The king's role in ancient Mesopotamia was to keep order in a world of many threats and in the context of an extremely pessimistic worldview. With constant dangers of floods and drought, kings had to protect the people in the realm, gather all the resources they could muster and honor the local gods whom the populace believed had the power to protect or destroy them.
Ancient Mesopotamia was a brutal place with an often unforgiving environment. The river systems constantly flooded, sometimes leaving people with no harvest at all. At other times, the river systems dried up, often with the same result. Therefore, preserving and distributing food stores and other resources properly was one of the chief duties of the king, and crimes that interfered with this were dealt with harshly.
Thus, the king was also a lawgiver, and he held his subjects accountable contractually to his decrees. The Code of Hammurabi, for example, is the oldest living document of this sort, and details many of the specific types of laws kings of the era may have implemented.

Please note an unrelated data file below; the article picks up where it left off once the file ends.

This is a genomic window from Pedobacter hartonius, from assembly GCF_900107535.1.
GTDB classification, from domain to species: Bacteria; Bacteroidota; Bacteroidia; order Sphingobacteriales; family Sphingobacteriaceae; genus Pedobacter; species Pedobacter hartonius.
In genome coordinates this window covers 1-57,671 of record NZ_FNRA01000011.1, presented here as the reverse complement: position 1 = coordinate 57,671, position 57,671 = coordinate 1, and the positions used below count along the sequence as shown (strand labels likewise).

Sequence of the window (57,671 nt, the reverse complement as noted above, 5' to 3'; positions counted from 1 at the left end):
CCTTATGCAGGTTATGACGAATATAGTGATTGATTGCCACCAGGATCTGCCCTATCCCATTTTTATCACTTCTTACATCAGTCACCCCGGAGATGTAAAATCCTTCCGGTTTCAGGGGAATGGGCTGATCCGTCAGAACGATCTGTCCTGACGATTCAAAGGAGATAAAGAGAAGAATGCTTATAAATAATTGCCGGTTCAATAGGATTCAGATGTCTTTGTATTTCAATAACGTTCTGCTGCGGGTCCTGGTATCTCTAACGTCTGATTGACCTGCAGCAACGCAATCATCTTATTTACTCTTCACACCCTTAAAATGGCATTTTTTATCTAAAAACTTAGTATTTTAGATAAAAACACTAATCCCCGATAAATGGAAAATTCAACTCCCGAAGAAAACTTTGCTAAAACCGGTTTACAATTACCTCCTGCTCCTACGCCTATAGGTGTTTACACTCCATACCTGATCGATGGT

Finally, the king had to honor the deities that presided over his kingdom. This meant allowing the priests to do their work, as well as building and preserving temples. According to the Oriental Institute of the University of Chicago, Hammurabi in particular was obliged to “pay care and attention to the specific needs of the patron deities of the many cities incorporated into his realm.” Additionally, laws were believed to originate with the gods, so the king's function as lawgiver also contained a religious dimension. The gods of ancient Mesopotamia were rarely seen as benevolent, and were often depicted with horrible tempers. Thus, the king's actions were believed to be critical in appeasing them and for staving off natural disasters thought to be the result of the gods' displeasure.